The think I don't like about `foo( *$bar )` is that it's not clear
whether you're splatting a pair, or a hash, or an array, or a complete
argument-list object.  This is probably fine for quick-'n'-dirty code,
but I'd like to encourage a more explicit style:

  my %hash = (a=>'b', c=>'d');
  foo( *%hash );  # splat a hash as named arguments
  # => foo( a=>'b', c=>'d' );

  my $pair = a=>'b';
  foo( *%$pair );  # view the pair as a 1-elem hash, and splat that

  my $href = \%hash;  # or just %hash
  foo( *%$href );  # view the hashref as a hash, and splat that

  sub returns_a_hash { ... }
  foo( *%{returns_a_hash} );  # call the sub, view the result as a
hash, and splat that

  my @array = (1, 2, 3);
  foo( [EMAIL PROTECTED] );  # splat an array as positional arguments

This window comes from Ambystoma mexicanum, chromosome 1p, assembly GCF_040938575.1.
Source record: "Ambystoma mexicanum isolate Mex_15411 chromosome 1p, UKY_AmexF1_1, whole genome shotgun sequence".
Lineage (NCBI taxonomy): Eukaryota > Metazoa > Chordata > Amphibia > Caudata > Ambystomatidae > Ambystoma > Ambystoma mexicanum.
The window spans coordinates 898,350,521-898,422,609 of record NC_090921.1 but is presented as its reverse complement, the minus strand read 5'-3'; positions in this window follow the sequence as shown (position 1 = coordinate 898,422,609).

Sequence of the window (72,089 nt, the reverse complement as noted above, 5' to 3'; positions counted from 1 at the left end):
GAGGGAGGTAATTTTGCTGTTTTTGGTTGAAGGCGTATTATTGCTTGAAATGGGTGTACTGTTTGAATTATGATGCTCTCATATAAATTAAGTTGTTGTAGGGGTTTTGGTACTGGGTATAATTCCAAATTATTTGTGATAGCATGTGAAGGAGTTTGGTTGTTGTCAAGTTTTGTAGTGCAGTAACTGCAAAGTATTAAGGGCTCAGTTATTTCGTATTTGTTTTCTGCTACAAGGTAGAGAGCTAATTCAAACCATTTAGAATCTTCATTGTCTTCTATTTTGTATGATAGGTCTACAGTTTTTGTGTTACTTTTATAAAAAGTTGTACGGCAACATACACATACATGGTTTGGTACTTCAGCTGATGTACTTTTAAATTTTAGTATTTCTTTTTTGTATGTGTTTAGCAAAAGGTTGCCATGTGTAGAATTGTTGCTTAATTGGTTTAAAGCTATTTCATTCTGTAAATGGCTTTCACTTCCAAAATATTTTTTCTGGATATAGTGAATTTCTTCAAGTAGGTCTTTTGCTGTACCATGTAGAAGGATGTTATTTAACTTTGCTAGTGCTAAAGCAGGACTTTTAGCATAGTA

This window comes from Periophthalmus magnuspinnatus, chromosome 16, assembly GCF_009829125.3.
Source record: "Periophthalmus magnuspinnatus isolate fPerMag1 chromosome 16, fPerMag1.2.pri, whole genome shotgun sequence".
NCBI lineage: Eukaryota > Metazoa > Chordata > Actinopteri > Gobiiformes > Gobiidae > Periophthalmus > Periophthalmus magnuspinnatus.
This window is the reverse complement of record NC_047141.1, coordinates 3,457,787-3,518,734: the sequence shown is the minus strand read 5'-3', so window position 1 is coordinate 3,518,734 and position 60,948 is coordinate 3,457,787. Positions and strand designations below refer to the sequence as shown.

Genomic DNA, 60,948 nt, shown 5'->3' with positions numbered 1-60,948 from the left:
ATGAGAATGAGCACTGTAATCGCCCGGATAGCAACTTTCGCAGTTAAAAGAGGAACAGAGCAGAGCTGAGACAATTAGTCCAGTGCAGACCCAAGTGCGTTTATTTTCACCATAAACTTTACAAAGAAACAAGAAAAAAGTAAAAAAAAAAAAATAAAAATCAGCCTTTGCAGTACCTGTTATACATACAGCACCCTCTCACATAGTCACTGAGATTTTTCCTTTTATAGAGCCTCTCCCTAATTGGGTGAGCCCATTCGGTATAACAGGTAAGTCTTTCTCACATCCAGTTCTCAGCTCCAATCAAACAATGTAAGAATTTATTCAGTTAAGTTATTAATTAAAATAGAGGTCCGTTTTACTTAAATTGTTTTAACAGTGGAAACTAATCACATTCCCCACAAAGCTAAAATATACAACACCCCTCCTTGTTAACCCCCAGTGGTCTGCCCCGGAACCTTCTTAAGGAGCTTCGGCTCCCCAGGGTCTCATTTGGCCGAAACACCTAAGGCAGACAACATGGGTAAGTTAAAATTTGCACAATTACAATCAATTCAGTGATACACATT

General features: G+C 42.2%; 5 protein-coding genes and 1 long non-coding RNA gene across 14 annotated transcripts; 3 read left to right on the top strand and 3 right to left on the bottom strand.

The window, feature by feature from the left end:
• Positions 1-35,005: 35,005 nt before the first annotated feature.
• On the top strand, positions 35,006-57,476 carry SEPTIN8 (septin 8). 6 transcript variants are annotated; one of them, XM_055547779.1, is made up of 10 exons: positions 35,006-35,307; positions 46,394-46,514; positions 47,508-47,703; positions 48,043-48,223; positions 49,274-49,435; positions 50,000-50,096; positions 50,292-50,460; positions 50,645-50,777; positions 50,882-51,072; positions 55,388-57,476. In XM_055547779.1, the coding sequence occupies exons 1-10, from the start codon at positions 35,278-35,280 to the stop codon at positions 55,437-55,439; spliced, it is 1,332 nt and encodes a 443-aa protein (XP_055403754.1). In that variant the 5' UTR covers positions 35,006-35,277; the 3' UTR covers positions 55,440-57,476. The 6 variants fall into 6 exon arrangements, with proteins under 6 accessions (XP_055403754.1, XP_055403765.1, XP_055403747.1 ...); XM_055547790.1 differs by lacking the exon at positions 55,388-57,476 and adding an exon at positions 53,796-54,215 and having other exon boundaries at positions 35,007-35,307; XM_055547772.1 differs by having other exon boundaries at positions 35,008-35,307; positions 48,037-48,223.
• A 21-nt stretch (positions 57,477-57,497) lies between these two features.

# => foo( 1, 2, 3 );

  my $aref = [EMAIL PROTECTED];  # or just @array
  foo( [EMAIL PROTECTED] );  # view the arrayref as an array, and splat that

  sub returns_an_array { ... }
  foo( [EMAIL PROTECTED] );  # call the sub, view the result as a
hash, and splat that

In this style, the splat character (*) is always next to a sigil (% or
@) telling you exactly how the arguments are being substituted (named
or positional).

I'm also a little wary of giving parens the power to change pair
behaviour, but the rules are simple enough that I can probably get
over it.  The other proposal, IIRC, was to have `named()` and `pair()`
special-forms for forcing the desired behaviour; these would only be
valid in argument lists.


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